- The Washington Times - Sunday, August 1, 2004

When U.S. customs officials delved into details of the U.S.-Australia Free Trade Agreement, they noticed something odd.

Australian numbers showed that the country wasn’t selling Americans nearly as many sweaters as U.S. importers claimed.

“When you see a $200 million discrepancy in trade data, that is significant. That’s just from one country,” said Janet Labuda, director of the textile enforcement and operations division at the Bureau of Customs and Border Protection.

The likely problem: China.

So customs started a three-month program targeting and often seizing products from seven nations through which “knit-to-shape” products — sweaters — might be shipped illegally. The illegal trans-shipment avoids quotas and tariffs that would apply to products made in China.

The program targeting sweaters is the second of its kind this year. Socks were held up at ports earlier in the year.

Both are efforts to overcome textile and apparel smuggling, a multimillion-dollar problem — there are no exact figures — that breaks U.S. law, diverts income from the U.S. Treasury, and increases pressure on domestic manufacturers.

“To us, jeepers creepers, we’re not talking one or two dollars. It’s a significant amount of product,” Miss Labuda said.

U.S. importers say the program isn’t targeted enough. They say it is delaying sweater shipments by weeks or months as they are forced to produce documents that prove country of origin, including employment records, timecards and transportation documents.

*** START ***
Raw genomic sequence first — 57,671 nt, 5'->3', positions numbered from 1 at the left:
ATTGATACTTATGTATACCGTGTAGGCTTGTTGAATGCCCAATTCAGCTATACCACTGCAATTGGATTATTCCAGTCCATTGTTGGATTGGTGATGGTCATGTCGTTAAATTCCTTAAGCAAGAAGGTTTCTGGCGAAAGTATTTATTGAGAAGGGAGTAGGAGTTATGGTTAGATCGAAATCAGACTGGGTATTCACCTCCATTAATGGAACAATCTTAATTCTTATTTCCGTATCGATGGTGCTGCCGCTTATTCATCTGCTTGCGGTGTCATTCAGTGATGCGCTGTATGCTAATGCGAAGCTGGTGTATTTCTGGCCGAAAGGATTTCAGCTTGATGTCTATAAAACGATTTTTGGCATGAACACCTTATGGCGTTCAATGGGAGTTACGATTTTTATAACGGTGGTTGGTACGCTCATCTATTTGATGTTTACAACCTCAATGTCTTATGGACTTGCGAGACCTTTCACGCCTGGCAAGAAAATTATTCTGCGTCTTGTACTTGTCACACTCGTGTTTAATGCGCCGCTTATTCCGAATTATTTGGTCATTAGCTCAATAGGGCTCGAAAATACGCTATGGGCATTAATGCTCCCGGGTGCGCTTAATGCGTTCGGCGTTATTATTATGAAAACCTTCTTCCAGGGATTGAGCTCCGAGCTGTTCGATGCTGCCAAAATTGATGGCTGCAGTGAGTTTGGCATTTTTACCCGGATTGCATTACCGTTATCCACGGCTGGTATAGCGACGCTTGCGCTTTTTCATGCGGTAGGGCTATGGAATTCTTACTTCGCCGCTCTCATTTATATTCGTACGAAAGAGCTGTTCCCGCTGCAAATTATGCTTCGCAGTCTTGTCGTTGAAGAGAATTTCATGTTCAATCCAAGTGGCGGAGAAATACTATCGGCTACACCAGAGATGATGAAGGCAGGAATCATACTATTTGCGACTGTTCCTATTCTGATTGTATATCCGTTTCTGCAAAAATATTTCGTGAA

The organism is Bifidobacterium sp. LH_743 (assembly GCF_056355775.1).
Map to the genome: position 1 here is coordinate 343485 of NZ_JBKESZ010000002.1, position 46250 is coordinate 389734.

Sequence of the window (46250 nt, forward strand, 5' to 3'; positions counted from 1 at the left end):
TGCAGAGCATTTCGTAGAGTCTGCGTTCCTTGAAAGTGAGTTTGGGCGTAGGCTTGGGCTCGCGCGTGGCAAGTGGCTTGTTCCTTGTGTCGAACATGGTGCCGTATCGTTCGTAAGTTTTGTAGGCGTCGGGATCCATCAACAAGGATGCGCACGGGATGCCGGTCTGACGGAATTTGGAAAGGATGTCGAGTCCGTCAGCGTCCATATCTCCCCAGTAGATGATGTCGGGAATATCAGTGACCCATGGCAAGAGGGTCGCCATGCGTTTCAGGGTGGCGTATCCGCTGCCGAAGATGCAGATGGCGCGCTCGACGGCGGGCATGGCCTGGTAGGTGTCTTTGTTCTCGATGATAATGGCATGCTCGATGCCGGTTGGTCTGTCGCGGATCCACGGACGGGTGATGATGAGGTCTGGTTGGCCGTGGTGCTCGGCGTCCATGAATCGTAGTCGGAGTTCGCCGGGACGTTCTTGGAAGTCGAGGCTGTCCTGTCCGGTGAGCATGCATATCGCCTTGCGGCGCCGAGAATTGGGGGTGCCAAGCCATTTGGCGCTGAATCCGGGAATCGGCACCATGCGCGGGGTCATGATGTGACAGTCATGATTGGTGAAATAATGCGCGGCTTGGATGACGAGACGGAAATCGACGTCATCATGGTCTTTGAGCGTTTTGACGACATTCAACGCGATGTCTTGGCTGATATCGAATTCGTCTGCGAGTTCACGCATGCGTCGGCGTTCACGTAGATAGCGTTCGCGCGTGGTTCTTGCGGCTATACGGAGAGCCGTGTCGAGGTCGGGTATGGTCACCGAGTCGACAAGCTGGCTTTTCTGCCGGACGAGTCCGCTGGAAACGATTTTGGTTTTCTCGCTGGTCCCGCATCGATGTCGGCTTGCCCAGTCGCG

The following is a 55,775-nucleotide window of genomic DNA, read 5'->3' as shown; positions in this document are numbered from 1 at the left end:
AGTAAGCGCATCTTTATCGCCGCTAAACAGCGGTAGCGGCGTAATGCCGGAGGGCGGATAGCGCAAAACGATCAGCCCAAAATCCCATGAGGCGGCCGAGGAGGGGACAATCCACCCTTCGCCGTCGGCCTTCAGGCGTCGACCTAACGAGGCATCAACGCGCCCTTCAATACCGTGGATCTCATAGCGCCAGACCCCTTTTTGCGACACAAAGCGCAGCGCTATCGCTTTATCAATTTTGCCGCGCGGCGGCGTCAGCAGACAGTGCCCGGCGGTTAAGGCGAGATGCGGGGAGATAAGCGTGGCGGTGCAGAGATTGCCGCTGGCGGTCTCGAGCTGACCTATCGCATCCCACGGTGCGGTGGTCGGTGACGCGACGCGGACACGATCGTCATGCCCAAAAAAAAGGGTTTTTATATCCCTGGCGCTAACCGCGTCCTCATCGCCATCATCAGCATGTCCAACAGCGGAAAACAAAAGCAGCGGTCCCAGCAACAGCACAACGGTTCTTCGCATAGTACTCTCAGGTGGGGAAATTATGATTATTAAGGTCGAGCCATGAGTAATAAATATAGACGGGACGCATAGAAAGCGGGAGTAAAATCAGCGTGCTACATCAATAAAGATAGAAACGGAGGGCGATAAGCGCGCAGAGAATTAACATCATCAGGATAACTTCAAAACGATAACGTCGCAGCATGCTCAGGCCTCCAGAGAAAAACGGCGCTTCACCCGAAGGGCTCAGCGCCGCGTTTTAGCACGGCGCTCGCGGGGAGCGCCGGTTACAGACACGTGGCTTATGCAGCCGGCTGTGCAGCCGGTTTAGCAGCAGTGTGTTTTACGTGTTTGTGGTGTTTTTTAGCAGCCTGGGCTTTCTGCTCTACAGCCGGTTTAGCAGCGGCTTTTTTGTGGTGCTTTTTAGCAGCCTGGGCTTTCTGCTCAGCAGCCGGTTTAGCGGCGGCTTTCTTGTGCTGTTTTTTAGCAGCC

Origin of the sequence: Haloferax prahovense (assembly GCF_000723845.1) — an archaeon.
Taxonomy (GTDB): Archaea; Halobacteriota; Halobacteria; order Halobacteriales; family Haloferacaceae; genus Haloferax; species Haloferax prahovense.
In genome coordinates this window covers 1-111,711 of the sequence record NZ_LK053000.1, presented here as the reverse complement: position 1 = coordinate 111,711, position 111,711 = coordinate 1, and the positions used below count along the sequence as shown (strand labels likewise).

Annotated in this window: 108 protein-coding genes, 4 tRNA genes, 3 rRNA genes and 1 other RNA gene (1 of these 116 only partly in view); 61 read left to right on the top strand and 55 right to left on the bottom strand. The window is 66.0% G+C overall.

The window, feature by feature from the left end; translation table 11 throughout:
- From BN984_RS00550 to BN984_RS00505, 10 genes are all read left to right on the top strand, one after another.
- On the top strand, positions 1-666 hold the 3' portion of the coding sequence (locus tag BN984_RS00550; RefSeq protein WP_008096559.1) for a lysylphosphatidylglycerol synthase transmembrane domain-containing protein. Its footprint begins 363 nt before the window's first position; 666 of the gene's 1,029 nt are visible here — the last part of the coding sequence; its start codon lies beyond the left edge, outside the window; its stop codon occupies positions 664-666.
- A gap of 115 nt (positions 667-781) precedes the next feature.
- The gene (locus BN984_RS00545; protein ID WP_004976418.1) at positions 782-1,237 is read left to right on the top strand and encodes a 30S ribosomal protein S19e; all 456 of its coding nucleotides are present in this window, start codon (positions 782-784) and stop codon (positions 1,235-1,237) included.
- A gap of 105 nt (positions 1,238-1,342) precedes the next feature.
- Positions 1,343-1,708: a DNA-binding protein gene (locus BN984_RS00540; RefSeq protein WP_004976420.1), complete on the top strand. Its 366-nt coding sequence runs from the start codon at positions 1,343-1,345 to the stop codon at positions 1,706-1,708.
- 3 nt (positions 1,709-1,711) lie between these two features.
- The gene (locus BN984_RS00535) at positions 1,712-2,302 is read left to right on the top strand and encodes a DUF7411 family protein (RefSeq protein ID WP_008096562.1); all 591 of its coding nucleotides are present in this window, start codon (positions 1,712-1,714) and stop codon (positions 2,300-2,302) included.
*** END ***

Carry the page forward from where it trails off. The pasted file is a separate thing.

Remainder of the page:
“Our members are really feeling the pain. They are expressing a lot of concern,” said Julia Hughes, vice president of international trade for the U.S. Association of Importers of Textiles and Apparel. The association’s members include companies such as the Gap, but firms did not want to discuss the knit-to-shape program.

The sweater seizures follow a sock program that importers called thinly veiled protectionism. Importers say it is also disruptive.

“The problem you have is, you might have retailers who cancel orders. And these are things in ads, things in catalogs. It’s tying up money,” said John Pellegrini, a customs lawyer who works with apparel importers.

Neither customs nor importers would offer specific dollar figures for the sweater program, which runs through the middle of August.

“Then we will see what the results are and determine if we need to continue, stop, shift our efforts,” said Miss Labuda.

Total textile and apparel imports last year were almost $80 billion. It is not clear how much product was labeled illegally.

Sweater manufacturing often involves several steps at factories in different countries. Although it is legal to complete some sewing in China and still label a product as, for example, made in Australia, it is illegal to complete all the work in China and label it as made elsewhere.

Some illegal shipments are expected to subside Jan. 1, when the quota system ends. But the incentive to mislabel products will continue as long as overseas companies seek to avoid tariffs. Clothing from Australia, for example, enters the United States duty-free under a new trade agreement, although many products from China do not.

“The fat lady hasn’t sung yet,” Miss Labuda said.

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